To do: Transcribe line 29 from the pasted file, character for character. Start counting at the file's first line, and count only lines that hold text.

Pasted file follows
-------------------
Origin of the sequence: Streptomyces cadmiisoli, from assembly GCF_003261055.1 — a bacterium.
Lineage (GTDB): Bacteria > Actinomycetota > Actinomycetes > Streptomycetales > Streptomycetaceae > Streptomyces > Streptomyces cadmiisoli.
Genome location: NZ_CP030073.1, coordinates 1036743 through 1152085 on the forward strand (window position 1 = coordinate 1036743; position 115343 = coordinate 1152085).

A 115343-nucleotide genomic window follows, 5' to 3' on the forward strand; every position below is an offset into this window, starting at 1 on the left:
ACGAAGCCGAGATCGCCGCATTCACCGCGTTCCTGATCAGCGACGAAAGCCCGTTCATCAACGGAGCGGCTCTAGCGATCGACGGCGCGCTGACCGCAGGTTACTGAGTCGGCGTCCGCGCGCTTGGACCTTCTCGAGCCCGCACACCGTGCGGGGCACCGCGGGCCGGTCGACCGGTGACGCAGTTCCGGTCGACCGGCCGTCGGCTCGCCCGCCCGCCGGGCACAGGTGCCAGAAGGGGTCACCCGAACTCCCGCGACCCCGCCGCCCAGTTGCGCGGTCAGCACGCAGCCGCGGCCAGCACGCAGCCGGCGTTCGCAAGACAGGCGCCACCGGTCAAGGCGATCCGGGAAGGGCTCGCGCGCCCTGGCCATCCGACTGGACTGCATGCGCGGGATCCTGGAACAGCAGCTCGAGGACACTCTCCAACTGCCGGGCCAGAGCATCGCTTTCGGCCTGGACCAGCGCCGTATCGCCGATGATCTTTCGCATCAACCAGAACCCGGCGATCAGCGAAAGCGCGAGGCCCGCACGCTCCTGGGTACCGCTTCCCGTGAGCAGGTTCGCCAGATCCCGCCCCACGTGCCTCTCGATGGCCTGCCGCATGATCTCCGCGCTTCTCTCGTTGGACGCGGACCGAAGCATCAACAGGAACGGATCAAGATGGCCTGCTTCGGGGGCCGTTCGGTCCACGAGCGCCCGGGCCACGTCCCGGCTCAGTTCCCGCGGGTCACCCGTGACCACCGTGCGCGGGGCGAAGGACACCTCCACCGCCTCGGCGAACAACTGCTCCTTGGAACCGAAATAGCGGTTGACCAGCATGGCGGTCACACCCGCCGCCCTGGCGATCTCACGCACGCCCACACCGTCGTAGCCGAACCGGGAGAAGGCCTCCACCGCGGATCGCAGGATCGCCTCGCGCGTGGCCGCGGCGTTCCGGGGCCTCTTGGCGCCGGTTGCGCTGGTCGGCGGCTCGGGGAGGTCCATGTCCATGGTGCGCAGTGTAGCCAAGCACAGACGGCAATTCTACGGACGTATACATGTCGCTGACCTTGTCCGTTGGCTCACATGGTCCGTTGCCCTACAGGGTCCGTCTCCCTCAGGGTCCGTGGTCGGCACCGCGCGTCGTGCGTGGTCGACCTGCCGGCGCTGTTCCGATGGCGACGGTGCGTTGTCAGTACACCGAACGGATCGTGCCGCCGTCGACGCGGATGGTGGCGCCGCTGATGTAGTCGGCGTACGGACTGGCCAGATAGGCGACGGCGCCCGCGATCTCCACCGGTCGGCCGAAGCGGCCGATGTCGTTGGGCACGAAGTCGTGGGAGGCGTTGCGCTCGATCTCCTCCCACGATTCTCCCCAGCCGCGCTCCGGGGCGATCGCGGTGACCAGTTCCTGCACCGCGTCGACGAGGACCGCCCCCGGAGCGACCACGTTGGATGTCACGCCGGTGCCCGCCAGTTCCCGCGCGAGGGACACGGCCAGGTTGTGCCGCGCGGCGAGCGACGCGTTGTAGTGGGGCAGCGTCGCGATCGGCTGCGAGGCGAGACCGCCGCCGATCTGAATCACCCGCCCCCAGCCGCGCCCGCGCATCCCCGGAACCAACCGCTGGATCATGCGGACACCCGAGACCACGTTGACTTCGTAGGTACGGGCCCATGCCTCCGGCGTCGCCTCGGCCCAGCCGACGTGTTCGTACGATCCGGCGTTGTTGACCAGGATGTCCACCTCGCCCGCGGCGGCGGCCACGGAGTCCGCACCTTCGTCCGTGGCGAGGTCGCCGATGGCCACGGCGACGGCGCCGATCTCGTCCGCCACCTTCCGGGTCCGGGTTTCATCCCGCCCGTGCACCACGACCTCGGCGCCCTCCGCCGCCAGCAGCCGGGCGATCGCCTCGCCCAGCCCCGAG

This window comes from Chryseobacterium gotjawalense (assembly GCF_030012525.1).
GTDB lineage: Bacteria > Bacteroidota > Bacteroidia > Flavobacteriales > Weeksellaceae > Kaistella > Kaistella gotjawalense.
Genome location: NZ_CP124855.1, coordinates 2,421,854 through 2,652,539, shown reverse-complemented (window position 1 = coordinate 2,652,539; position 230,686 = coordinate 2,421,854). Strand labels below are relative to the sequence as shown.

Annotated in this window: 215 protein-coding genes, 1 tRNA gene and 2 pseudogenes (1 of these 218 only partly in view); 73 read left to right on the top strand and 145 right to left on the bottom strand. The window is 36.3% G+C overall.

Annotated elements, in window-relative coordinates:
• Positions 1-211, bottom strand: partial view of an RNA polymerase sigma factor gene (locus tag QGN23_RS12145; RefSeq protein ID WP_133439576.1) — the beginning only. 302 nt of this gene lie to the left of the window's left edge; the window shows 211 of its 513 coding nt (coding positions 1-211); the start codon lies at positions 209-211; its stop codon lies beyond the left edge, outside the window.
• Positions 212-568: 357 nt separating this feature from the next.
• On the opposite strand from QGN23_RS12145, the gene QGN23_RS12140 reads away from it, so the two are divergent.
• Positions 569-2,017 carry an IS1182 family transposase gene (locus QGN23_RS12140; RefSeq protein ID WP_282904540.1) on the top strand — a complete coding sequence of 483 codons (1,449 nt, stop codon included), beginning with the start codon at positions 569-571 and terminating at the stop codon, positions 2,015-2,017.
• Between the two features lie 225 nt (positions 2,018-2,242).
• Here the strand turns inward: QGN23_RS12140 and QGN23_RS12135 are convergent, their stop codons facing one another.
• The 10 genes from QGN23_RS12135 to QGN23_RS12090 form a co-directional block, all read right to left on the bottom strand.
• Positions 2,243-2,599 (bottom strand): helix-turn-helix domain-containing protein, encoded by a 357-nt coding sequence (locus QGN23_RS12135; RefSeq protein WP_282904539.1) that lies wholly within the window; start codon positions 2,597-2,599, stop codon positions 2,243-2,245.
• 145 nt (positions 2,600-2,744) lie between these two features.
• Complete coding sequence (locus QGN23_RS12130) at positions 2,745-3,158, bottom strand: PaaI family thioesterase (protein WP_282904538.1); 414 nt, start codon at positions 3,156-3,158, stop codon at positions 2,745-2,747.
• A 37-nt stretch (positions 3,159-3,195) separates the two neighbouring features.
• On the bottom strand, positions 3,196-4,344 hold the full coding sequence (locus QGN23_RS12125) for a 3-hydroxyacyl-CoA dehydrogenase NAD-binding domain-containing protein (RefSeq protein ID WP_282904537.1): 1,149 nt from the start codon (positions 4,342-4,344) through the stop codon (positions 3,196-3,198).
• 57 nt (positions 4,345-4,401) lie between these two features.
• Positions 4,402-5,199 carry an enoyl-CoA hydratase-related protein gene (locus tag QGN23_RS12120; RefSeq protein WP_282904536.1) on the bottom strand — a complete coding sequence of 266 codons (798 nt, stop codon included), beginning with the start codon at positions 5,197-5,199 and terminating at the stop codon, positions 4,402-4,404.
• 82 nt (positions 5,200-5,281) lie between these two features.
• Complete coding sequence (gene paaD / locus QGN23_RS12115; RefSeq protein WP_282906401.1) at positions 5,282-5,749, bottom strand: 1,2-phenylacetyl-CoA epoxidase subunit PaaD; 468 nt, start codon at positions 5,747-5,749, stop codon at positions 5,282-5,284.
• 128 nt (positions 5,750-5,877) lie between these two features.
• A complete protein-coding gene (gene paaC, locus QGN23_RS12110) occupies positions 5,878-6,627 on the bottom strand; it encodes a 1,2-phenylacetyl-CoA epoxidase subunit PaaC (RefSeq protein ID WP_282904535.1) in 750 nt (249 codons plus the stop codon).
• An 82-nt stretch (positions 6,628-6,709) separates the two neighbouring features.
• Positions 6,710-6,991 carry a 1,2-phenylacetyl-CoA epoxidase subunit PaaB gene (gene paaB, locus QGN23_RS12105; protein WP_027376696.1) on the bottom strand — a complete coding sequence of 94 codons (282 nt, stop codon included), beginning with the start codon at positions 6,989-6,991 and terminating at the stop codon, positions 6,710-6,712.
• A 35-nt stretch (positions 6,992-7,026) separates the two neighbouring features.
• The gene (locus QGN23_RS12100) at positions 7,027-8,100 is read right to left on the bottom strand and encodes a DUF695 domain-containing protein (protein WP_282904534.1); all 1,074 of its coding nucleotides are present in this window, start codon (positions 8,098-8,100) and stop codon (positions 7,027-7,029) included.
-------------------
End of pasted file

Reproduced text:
• An 82-nt stretch (positions 6,628-6,709) separates the two neighbouring features.